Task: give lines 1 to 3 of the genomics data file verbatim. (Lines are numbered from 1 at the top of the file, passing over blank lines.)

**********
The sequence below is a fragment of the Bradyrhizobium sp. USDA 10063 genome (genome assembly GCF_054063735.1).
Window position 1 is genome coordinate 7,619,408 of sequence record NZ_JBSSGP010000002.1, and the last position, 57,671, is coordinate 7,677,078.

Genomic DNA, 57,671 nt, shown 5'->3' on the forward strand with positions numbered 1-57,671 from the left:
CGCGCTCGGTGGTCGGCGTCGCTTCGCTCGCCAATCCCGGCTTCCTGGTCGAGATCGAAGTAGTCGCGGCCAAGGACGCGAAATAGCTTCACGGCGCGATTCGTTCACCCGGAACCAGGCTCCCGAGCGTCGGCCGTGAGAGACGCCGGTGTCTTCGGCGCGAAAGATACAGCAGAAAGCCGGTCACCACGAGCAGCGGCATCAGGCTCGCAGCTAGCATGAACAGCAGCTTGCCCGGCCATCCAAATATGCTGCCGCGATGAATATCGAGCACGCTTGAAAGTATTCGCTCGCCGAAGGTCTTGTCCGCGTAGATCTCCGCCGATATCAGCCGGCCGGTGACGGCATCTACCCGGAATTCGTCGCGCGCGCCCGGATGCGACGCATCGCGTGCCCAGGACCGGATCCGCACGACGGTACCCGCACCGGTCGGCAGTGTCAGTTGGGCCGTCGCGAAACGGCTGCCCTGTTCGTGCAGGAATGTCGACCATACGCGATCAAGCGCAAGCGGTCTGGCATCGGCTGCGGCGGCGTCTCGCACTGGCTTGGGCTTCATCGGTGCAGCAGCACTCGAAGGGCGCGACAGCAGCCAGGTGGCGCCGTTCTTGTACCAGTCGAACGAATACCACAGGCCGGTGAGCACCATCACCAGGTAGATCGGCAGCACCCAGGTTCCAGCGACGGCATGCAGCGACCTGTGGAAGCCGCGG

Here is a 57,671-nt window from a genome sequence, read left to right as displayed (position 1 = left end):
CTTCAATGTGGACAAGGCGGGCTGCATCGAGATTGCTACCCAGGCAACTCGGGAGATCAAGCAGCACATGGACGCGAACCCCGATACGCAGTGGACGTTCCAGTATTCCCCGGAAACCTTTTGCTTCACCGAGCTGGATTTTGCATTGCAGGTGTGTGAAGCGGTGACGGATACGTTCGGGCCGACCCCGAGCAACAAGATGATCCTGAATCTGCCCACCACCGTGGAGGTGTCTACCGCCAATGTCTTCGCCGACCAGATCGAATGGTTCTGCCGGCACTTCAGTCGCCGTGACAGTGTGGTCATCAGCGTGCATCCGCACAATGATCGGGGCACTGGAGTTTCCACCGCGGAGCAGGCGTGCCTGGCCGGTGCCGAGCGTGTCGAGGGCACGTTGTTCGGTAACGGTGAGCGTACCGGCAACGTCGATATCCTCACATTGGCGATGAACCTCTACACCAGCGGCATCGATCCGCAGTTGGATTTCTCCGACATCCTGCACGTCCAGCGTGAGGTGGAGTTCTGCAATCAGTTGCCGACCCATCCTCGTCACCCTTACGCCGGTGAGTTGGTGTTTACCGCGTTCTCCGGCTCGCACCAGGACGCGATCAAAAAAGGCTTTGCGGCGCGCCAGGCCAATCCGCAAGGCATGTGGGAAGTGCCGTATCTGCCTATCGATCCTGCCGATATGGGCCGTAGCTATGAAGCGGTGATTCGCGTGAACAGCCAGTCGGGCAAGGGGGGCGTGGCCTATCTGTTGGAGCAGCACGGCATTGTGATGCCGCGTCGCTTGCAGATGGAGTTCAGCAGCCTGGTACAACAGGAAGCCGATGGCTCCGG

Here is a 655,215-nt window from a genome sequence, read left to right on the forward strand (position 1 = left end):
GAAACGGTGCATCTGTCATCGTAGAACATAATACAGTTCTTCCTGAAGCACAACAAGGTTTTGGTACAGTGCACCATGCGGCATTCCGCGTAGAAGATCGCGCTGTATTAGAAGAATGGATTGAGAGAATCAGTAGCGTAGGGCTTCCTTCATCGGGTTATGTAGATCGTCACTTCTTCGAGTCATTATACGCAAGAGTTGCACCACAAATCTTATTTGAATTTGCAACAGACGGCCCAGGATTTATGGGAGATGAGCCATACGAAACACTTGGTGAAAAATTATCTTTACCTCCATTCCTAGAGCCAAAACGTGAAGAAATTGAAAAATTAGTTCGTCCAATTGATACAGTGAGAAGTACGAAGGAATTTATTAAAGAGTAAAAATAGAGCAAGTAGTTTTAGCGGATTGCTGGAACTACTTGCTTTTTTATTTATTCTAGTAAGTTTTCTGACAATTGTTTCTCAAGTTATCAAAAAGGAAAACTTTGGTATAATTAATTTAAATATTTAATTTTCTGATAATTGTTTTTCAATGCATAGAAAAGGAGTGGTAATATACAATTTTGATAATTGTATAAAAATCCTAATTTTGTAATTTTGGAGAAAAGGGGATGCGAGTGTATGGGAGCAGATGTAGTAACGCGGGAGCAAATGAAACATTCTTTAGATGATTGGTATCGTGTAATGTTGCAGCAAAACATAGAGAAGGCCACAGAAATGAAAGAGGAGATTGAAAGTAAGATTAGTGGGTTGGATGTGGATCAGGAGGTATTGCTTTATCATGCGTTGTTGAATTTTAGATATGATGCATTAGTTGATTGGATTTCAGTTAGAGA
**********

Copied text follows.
The sequence below is a fragment of the Bradyrhizobium sp. USDA 10063 genome (genome assembly GCF_054063735.1).
Window position 1 is genome coordinate 7,619,408 of sequence record NZ_JBSSGP010000002.1, and the last position, 57,671, is coordinate 7,677,078.

Genomic DNA, 57,671 nt, shown 5'->3' on the forward strand with positions numbered 1-57,671 from the left: